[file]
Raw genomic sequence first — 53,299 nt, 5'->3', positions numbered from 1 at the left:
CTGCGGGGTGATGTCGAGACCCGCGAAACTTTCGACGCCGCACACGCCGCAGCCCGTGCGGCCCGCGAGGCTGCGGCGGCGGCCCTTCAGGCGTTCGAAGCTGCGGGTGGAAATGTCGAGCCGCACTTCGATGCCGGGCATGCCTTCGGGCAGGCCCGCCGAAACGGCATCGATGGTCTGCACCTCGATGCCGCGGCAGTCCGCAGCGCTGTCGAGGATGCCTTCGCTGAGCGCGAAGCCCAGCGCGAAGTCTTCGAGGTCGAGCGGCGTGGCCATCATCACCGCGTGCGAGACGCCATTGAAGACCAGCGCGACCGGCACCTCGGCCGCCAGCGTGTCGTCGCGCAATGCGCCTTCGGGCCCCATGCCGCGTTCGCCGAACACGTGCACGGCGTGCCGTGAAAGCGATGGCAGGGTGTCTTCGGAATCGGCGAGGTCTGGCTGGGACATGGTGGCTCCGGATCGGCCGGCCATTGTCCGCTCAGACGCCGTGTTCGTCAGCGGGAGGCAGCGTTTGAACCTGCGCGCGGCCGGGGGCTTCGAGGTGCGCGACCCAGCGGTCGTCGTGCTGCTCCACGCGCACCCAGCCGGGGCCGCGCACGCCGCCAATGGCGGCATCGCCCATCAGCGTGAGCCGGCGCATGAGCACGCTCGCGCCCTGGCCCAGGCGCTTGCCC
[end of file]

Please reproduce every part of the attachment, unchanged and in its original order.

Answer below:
Raw genomic sequence first — 53,299 nt, 5'->3', positions numbered from 1 at the left:
CTGCGGGGTGATGTCGAGACCCGCGAAACTTTCGACGCCGCACACGCCGCAGCCCGTGCGGCCCGCGAGGCTGCGGCGGCGGCCCTTCAGGCGTTCGAAGCTGCGGGTGGAAATGTCGAGCCGCACTTCGATGCCGGGCATGCCTTCGGGCAGGCCCGCCGAAACGGCATCGATGGTCTGCACCTCGATGCCGCGGCAGTCCGCAGCGCTGTCGAGGATGCCTTCGCTGAGCGCGAAGCCCAGCGCGAAGTCTTCGAGGTCGAGCGGCGTGGCCATCATCACCGCGTGCGAGACGCCATTGAAGACCAGCGCGACCGGCACCTCGGCCGCCAGCGTGTCGTCGCGCAATGCGCCTTCGGGCCCCATGCCGCGTTCGCCGAACACGTGCACGGCGTGCCGTGAAAGCGATGGCAGGGTGTCTTCGGAATCGGCGAGGTCTGGCTGGGACATGGTGGCTCCGGATCGGCCGGCCATTGTCCGCTCAGACGCCGTGTTCGTCAGCGGGAGGCAGCGTTTGAACCTGCGCGCGGCCGGGGGCTTCGAGGTGCGCGACCCAGCGGTCGTCGTGCTGCTCCACGCGCACCCAGCCGGGGCCGCGCACGCCGCCAATGGCGGCATCGCCCATCAGCGTGAGCCGGCGCATGAGCACGCTCGCGCCCTGGCCCAGGCGCTTGCCC